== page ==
Is an aftermarket uppipe a performance or reliability mod? With regard to swapping over from a catted uppipe to a catless uppipe, it’s both. Need some evidence of the reliability? View this link.

Which manufacturer is best? This topic is highly debated. There have been no reported consistent “bad” uppipes on the market. Obviously, there may have been bad pipes sold, but not enough to report as “bad” overall.

What uppipe metal material is best? Uppipes are made from mild steel, stainless steel (304 & 321), cast iron, and inconel. There is no irrefutable evidence that one material is better than the other. Obviously, corrosion levels are higher with mild steel (coated or otherwise) and cast iron. Corrosion on cast iron, due to it’s thickness and material qualities, is more resistant to corrosion damage than mild steel. In terms of heat retention, the best material is inconel.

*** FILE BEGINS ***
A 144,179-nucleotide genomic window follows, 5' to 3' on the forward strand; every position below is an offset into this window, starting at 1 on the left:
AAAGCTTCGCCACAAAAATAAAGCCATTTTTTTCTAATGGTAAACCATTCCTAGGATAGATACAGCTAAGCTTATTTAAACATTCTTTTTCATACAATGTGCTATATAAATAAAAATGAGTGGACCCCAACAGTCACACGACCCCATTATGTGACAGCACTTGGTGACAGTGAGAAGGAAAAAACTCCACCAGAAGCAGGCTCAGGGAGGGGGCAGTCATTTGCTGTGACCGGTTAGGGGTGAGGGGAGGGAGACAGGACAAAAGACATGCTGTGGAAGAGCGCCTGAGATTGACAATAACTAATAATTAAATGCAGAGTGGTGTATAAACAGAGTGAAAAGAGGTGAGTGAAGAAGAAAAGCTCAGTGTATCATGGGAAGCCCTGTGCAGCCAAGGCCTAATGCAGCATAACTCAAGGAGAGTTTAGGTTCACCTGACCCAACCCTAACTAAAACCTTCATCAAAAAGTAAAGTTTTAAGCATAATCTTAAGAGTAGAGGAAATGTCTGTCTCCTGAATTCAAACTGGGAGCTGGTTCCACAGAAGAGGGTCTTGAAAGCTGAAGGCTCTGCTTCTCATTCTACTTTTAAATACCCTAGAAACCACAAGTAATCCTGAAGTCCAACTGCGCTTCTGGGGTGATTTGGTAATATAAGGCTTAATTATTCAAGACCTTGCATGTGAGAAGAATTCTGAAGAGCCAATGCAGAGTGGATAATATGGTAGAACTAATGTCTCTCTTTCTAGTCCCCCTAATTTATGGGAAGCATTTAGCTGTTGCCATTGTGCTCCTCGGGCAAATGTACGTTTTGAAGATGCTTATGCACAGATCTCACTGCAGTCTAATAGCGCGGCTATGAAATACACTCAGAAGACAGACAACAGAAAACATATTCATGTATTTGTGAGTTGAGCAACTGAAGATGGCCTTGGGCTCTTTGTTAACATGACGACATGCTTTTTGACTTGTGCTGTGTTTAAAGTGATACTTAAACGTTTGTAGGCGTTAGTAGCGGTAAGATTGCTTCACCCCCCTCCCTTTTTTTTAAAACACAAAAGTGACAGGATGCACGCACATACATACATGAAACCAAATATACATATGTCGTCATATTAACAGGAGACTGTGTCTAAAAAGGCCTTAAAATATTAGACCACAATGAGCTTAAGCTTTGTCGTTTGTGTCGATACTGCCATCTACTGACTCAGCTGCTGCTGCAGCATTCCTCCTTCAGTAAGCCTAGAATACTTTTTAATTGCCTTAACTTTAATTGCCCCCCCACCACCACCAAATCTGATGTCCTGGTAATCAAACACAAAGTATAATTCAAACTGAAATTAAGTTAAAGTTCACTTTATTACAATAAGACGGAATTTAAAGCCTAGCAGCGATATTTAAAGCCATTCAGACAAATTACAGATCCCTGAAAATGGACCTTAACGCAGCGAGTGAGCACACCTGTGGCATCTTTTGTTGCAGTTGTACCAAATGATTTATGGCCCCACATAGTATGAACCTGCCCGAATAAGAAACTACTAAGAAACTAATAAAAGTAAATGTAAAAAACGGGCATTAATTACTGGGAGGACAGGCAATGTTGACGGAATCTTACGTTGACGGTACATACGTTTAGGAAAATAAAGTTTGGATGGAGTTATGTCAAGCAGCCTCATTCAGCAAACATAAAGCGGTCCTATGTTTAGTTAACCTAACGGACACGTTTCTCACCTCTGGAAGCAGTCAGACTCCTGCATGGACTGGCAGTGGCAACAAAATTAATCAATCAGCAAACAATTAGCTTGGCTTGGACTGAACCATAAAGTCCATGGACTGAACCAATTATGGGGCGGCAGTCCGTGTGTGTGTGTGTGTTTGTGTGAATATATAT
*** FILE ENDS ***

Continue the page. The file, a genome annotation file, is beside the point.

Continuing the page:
Which uppipe construction method is best? Uppipes are either solid or flex. There is no irrefutable evidence that one design is better than the other. The thought process is that a flex pipe will reduce the chances of leaking. Practical application has shown that correct installation plays a bigger role than the uppipe construction.

What is the cheapest uppipe? Gut your stock uppipe. Instructions. Gutting your stock uppipe can have the same benefits as using a more expensive aftermarket uppipe. Dyno Proof.

Which uppipe has the best gains? There is no irrefutable evidence that any uppipe has better gains than another. The consensus, if there is one, is they are all within 1-2 HP, gain wise, of each other.

Where do I buy an uppipe?